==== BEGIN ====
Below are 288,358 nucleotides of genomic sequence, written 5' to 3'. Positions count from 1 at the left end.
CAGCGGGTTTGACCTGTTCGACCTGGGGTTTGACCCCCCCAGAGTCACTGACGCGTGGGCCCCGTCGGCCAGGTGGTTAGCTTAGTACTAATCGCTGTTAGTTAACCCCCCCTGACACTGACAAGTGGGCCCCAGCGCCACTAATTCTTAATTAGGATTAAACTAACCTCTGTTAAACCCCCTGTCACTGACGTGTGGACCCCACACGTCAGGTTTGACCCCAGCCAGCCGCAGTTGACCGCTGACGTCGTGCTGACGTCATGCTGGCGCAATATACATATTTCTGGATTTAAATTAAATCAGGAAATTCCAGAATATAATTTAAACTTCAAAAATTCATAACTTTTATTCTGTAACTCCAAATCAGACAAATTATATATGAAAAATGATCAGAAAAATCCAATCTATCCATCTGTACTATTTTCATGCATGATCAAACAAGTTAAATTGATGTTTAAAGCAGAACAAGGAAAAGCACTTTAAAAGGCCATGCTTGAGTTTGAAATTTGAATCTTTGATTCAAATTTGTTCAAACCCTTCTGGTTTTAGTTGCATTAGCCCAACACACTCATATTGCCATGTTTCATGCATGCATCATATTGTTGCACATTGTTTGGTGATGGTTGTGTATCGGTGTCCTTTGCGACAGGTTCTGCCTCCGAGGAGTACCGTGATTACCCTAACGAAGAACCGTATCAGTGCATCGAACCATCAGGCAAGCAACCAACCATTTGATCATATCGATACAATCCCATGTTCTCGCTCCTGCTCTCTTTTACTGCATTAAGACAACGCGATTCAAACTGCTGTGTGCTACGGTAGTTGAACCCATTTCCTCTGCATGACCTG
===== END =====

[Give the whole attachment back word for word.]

Below are 288,358 nucleotides of genomic sequence, written 5' to 3'. Positions count from 1 at the left end.
CAGCGGGTTTGACCTGTTCGACCTGGGGTTTGACCCCCCCAGAGTCACTGACGCGTGGGCCCCGTCGGCCAGGTGGTTAGCTTAGTACTAATCGCTGTTAGTTAACCCCCCCTGACACTGACAAGTGGGCCCCAGCGCCACTAATTCTTAATTAGGATTAAACTAACCTCTGTTAAACCCCCTGTCACTGACGTGTGGACCCCACACGTCAGGTTTGACCCCAGCCAGCCGCAGTTGACCGCTGACGTCGTGCTGACGTCATGCTGGCGCAATATACATATTTCTGGATTTAAATTAAATCAGGAAATTCCAGAATATAATTTAAACTTCAAAAATTCATAACTTTTATTCTGTAACTCCAAATCAGACAAATTATATATGAAAAATGATCAGAAAAATCCAATCTATCCATCTGTACTATTTTCATGCATGATCAAACAAGTTAAATTGATGTTTAAAGCAGAACAAGGAAAAGCACTTTAAAAGGCCATGCTTGAGTTTGAAATTTGAATCTTTGATTCAAATTTGTTCAAACCCTTCTGGTTTTAGTTGCATTAGCCCAACACACTCATATTGCCATGTTTCATGCATGCATCATATTGTTGCACATTGTTTGGTGATGGTTGTGTATCGGTGTCCTTTGCGACAGGTTCTGCCTCCGAGGAGTACCGTGATTACCCTAACGAAGAACCGTATCAGTGCATCGAACCATCAGGCAAGCAACCAACCATTTGATCATATCGATACAATCCCATGTTCTCGCTCCTGCTCTCTTTTACTGCATTAAGACAACGCGATTCAAACTGCTGTGTGCTACGGTAGTTGAACCCATTTCCTCTGCATGACCTG